But then that segues into my first failure, which was realizing that me and a couple of my friends that I’d recruited to work on Climate Cardinals were not equipped to handle thousands of volunteers. Thankfully, this happened during the quarantine period, where I had a lot more time on my hands. We were able to come up with a new system where we were using Google Classroom. Now, we’ve switched over to partnering with Translators Without Borders and doing all of our translations through their Caddo platform because it’s well equipped to handle the 6000 volunteers that we have. Initially, I felt like we weren’t prepared to handle this, but by working hard and onboarding additional people to help, we came up with a solution that has allowed us to manage thousands of people from 41 countries around the world. We’ve also just launched our chapter system, to enable people to work within their communities to translate climate information and then hold workshops and sessions to educate on a grassroots level. “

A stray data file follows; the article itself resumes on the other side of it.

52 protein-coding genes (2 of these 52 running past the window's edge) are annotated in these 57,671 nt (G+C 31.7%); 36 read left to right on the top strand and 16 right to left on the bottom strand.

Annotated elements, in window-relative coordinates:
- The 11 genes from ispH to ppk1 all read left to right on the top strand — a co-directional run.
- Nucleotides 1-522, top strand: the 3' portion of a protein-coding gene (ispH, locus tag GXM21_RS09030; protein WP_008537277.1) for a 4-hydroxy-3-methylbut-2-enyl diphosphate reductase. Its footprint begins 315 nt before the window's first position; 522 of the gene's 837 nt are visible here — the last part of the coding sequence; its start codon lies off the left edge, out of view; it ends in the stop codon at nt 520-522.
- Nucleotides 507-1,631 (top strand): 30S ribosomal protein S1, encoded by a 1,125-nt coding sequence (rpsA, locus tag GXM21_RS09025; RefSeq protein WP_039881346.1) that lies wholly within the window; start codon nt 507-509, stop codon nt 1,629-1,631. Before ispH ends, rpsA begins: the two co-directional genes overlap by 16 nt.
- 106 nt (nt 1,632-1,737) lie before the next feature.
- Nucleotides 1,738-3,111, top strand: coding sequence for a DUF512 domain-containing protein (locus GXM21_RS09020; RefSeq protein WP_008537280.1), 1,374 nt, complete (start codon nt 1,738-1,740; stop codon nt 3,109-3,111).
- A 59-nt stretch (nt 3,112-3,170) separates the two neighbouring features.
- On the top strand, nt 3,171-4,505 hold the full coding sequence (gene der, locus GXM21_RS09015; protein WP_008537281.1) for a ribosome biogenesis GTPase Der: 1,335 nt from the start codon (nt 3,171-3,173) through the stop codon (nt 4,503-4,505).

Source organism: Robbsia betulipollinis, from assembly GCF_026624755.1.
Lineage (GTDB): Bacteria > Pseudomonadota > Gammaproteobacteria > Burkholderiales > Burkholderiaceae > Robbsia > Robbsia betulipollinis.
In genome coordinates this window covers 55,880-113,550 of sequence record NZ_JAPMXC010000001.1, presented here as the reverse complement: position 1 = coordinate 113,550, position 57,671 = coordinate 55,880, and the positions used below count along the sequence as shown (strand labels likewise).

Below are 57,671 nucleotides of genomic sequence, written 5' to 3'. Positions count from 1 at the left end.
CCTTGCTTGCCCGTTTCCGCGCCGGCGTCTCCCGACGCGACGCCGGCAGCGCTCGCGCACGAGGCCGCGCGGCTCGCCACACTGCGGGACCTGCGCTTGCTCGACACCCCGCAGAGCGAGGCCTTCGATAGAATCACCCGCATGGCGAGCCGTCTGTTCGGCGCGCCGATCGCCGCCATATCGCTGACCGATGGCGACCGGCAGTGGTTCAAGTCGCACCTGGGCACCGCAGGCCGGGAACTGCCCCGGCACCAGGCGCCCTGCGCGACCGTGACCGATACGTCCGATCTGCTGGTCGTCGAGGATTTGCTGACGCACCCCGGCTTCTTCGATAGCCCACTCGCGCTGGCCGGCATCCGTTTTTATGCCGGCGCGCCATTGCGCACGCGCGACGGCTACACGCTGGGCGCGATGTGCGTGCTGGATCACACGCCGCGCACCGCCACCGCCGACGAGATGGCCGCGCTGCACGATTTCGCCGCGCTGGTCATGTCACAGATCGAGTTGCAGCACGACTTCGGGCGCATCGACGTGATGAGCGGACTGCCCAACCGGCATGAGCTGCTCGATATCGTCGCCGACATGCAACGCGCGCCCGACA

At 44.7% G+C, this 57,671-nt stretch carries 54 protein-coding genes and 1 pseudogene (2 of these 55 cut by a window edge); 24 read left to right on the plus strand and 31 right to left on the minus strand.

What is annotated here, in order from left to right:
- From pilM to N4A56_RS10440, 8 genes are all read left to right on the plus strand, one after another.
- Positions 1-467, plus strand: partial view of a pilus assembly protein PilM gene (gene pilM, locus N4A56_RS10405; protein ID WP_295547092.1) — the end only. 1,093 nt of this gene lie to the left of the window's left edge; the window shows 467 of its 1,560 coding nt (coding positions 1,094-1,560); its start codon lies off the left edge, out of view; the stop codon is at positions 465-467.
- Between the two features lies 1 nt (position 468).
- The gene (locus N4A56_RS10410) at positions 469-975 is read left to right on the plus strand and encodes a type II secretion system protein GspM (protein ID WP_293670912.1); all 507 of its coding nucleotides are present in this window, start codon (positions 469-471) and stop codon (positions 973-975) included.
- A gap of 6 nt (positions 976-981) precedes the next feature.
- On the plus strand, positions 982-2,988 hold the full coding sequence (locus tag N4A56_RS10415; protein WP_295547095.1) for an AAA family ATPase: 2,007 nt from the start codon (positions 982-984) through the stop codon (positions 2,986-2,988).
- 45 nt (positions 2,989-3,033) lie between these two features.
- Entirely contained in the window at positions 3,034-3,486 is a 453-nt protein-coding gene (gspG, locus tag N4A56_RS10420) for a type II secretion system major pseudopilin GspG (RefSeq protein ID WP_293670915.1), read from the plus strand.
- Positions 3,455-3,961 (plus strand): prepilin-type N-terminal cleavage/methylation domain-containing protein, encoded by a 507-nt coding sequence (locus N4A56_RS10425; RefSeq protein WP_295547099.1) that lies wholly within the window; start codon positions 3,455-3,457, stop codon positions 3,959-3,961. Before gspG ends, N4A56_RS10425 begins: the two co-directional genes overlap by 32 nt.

What are your plans and goals for the next five years? 

“I have always been a goal oriented person – I thought I needed a five or 10 year plan. However, while being someone who has always cared about climate change and been a climate activist, I never anticipate having it rule over my life to this extent, and I never could have dreamed about becoming involved in the UN. That in mind, I’m honestly just going with the flow at this point, and taking opportunities as they come, because I really don’t want to limit myself anymore. One of the biggest things I’m looking at is going to grad school, either law school or getting my Master’s in international affairs, but anything could change.”

What is the biggest obstacle when it comes to facing environmental activists? How do you anticipate keeping the momentum going about this awareness on topic?